Paris Shooting: Could the attack influence the elections?
A police officer was gunned down in the heart of this capital on Thursday, just three days before French voters will cast ballots in the first round of the presidential election. Islamic State claimed responsibility for the attack
At least one policeman has been killed and two wounded in a shooting incident in central Paris, days before the first round of the French presidential election.
At about 9pm the man drove a car up to a parked police van full of officers. He got out of the car and fired an automatic weapon, killing one officer in the van, before shooting at others who were standing on the nearby pavement, injuring two before he was shot dead by police.
The French president, François Hollande, said the Champs Élysées attack was “terrorist in nature” and promised “utmost vigilance” by security services to ensure security around the presidential election. He has called a defence council meeting for 8am on Friday.
Islamic State claimed responsibility for the attack in a statement by the jihadi group’s propaganda agency Amaq. According to AFP, the statement said the attacker was one of the group’s “fighters” known as Abu Yussef, “the Belgian”. The statement offered no evidence to support the claim.
Local media say the 39-year-old lived in the city's suburbs, and had been seen as a potential Islamist radical.
French police are also hunting for a man who has been identified by Belgian security services, an interior ministry spokesman says.
President François Hollande is to chair a security cabinet meeting, as France readies for Sunday's presidential poll.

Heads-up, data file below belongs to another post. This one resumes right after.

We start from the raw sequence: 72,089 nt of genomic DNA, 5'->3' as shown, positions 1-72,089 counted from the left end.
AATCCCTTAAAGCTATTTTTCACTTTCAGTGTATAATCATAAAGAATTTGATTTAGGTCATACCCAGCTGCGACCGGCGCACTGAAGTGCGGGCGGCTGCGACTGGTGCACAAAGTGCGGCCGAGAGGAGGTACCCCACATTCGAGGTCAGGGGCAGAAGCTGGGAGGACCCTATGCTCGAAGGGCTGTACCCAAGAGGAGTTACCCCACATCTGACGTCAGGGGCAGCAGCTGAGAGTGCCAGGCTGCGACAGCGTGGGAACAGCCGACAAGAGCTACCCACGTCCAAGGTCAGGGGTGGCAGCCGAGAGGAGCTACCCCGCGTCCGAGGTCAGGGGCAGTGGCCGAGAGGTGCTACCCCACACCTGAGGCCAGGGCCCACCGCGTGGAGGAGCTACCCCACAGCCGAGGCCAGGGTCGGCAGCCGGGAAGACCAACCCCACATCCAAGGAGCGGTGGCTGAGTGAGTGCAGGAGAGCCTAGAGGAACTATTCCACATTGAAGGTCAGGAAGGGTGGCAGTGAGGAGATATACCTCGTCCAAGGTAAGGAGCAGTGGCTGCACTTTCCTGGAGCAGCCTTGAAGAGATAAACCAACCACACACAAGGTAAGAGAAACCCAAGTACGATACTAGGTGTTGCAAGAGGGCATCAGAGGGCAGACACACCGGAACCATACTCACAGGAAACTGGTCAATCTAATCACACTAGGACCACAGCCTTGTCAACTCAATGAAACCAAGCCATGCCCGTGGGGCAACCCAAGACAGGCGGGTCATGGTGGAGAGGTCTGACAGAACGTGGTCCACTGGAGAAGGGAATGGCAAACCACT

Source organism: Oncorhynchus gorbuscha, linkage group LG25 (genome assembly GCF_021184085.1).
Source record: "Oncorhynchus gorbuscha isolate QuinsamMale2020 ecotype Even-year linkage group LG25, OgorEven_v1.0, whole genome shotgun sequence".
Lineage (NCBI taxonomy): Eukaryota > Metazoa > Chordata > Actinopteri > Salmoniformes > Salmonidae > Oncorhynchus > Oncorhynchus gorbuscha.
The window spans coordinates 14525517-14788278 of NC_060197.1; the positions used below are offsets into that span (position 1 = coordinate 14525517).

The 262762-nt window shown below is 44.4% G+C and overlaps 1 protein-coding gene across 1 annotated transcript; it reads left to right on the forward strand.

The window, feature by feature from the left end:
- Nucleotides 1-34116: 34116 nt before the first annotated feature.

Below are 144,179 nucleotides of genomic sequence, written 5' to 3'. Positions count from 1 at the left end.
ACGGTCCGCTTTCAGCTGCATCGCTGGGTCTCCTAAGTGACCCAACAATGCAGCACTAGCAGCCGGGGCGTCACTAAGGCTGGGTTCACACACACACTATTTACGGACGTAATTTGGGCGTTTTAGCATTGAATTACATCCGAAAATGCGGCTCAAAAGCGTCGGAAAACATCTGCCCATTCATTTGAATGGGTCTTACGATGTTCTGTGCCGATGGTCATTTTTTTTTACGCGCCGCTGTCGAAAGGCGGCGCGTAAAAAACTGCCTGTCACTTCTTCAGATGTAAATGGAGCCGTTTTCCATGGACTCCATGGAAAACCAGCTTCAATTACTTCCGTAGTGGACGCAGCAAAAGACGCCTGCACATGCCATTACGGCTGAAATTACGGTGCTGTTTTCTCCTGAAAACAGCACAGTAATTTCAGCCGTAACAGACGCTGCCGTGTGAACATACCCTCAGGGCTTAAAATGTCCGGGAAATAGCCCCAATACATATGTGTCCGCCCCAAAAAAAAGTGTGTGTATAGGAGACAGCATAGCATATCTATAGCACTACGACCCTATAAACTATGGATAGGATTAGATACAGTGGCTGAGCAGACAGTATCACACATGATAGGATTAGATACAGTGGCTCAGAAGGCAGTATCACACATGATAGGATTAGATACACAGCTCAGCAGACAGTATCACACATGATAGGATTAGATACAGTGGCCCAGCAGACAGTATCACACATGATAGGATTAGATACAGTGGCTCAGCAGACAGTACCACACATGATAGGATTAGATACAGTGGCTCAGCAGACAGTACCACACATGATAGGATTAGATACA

The question now is: could the attack influence the elections?
The 11 candidates standing in Sunday's closely fought presidential election were engaged in a final joint TV appearance to argue their policies as the attack happened, as reported in the BBC.
Marine Le Pen, of the far-right Front National, tweeted: "I feel for and stand by our security forces, who have been targeted again."
Centre-right contender François Fillon also went on Twitter to pay "tribute to the security forces who give their lives to protect ours".
Independent centrist Emmanuel Macron said during his TV appearance that it was a president's "first duty to protect" and he expressed his "solidarity" with the police.
Ms Le Pen, Mr Fillon and Mr Macron have announced they are cancelling campaign events scheduled for Friday, the last day of canvassing for votes.
Surveys so far have shown voters more concerned about unemployment and their spending power than terrorism or security, though analysts warned this could change in the event of further violence, as reported in France24.
However, the French public is no stranger to terror attacks and it is unclear how many would alter their voting decisions based on Thursday’s attack.
French President François Hollande promised "absolute vigilance, particularly with regard to the electoral process" and paid tribute to the police.
Hollande, who said he was convinced the shooting was a "terrorist act", cancelled a trip to the northwestern region of Brittany and will chair a security cabinet meeting on Friday.